Here’s one of those little Dutch-style planes, with some nice carved volutes. I will pre-empt Alexander & apologize for the position of the ruler. It obscures the bottom of this plane, but it presumably is shaped like this newer example, (is it 19th-century?) sent to me by Alexander:

Dutch smooth plane

 And here it is, drawn by Randle Holme in England before 1688, when he described it as “The Smoothing Plain, is a little short Plain, which hath its Iron set very fine, and to take off very thin shavings, because its use and office is only to smooth the work from those irregularities which the Fore Plain and the Joynter have left behind them”

Holme's smooth plane


The next detail shows the volute; notice how much wood is removed at the sides of the plane to make them stand out…

volutes detail Dutch plane


Aside from the bilious color background and the fact that I composed the photo to crop the bit away, here is a pretty good view of a wooden brace with a nicely turned head. This is a case where the brace has one permanently-fitted bit.

brace & bit


This next brace looks like it’s made from ash, a wood that I wouldn’t expect to see in this application. Nice chamfers; small turned head. Can’t quite see in this view how the head really attaches…
small brace


There are a few more of these slides, I’ll try to put them up tomorrow or the next day.

joined stool seat – addition

If you have been reading this morning’s post,

here’s an addition to it.  Jennie Alexander wrote this morning to remind me of a “before & after” photo from her website; showing a joined stool seat :

Alexander stool seat before & after


It’s part of an article we have referenced before; but here it is again.

joined stool seat board, pt 1

joined stool, red oak

Joined stools are among my favorite things to make. The seat poses a real challenge, it requires pretty wide stock,  radially riven. Takes a big tree to get the width. As it happened last year, I built a bunch of stools, but could only finish one because the logs I had were not big enough to give me 11″ wide radial stuff.  MacIntyre brought me up a seat blank of red oak that he split in Maryland so I worked on it some Saturday.

Here is the riven section; including some sapwood. Usually I remove the sapwood, but here it is sound. You can usually judge it by its color. If the white is grey and mottled, then the wood has begun to deteriorate, and should be discarded. There was enough width so that I could ditch all the sapwood, but the wood near the center of the tree, the “juvenile” wood, was a little twisted, so I chose to keep the sapwood on, and trim the twisted grain out of the juvenile stuff.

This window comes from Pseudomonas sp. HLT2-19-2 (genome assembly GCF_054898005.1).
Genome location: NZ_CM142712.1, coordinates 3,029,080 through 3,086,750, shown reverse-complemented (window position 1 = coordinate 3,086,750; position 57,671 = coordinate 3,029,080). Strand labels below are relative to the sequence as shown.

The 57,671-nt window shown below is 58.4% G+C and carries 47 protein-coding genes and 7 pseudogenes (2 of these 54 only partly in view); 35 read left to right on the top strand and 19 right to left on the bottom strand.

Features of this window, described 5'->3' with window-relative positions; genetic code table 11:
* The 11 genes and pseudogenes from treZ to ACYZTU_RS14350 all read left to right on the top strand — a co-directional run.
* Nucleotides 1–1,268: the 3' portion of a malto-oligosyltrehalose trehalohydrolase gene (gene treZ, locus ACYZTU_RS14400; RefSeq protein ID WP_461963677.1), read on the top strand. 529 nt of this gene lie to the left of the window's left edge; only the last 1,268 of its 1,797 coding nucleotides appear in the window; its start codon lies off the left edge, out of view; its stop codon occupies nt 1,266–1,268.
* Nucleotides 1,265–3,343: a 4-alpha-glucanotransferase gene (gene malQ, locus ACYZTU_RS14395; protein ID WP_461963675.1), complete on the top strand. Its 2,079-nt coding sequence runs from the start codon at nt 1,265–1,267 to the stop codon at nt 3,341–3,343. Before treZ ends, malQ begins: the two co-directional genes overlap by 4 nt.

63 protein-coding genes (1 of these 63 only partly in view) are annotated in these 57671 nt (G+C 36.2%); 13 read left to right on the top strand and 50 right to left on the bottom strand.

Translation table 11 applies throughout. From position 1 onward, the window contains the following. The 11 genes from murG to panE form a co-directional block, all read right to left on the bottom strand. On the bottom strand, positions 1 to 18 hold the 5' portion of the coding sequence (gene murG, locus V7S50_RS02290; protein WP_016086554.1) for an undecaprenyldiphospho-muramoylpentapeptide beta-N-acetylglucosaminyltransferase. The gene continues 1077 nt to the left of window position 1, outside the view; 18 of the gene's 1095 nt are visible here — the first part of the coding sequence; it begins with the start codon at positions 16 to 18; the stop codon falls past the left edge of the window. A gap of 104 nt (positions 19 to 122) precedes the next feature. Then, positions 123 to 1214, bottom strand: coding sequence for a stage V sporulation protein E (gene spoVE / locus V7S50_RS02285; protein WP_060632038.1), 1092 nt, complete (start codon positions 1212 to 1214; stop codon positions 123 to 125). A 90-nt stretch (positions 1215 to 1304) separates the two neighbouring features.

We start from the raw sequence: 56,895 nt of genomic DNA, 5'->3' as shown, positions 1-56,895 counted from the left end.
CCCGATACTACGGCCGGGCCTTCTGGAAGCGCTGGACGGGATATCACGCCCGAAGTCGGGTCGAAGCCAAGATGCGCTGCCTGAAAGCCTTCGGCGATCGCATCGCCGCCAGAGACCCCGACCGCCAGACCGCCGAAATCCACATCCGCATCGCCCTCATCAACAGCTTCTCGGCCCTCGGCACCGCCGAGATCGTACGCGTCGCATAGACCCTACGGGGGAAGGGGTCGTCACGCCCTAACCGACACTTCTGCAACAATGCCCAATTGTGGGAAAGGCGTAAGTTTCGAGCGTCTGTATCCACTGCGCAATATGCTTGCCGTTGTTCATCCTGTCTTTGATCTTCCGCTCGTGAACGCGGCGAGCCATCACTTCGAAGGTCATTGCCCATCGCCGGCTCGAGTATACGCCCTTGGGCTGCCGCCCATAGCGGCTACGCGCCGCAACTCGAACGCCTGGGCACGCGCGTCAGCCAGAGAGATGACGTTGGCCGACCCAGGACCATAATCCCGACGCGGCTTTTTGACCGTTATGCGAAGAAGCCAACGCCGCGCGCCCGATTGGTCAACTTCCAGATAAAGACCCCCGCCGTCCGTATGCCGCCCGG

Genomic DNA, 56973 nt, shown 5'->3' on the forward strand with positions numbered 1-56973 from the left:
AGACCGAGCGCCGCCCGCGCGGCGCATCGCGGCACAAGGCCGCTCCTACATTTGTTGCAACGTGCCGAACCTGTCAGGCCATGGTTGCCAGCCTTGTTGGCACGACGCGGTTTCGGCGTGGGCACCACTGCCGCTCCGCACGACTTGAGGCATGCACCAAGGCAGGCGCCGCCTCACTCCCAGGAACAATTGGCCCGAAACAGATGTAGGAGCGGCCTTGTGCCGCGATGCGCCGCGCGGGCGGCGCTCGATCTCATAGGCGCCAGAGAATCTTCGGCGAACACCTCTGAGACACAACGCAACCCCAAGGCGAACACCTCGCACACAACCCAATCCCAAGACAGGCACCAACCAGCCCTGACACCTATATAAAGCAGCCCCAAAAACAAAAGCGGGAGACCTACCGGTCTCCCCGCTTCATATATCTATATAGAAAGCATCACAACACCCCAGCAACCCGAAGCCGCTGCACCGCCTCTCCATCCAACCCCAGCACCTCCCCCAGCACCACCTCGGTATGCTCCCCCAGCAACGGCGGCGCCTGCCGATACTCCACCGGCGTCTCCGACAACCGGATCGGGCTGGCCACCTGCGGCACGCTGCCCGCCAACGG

riven seat blank

So the way I proceeded is the same sequence for most any stock – check with winding sticks, and then plane one face flat. The winding sticks are quite helpful for checking that the board is flat; but Alexander & I have never found period evidence for them however. Moxon does not mention them, nor Randle Holme. We use them anyway. (later I will dig out the only early engraving we have seen that shows a pair of sort-of winding sticks in use…it’s one of Alexander’s favorites. )

winding sticks

For this sort of stock, I usually do much of the planing across the board. working with the stock shoved against a bench hook, I need to make sure each stroke of the plane is aiming at the bench hook, or the workpiece whips around.

cross-grain fore planing


After finishing this face, then planing one edge, I hew away the excess off the 2nd face.  The stance and positioning are important from a safety perspective. Note that my right leg is slid back, away from any glancing blow of the hatchet. Also the workpiece is positioned across the stump, not the near edge… 



Then back to planing. Here’s a shot of the fore plane, and the 2nd face in process. It’s hard to see in this photo, but I planed a small bevel on the forward edge of the board, to minimize tear-out at that edge.

fore plane, 2nd face of seat


The stool seat has a thumbnail molding around its four sides. To create it, I first plane a rabbet. Here I have a fence secured down with two holdfasts; (the 2nd holdfast is hidden here by my hands).  The rabbet plane rides against this fence.

planing rabbet for molded edge


I also use a moving fillester plane;  it eliminates the seperate fence. There is only one reference that I have seen to fillesters in the 17th century, and it doesn’t describe them at all. Randle Holme just says, oh yea, there is a fillester plane too. the nicker helps score across the end grain, making a clean cut of things there.

planing rabbet w fillester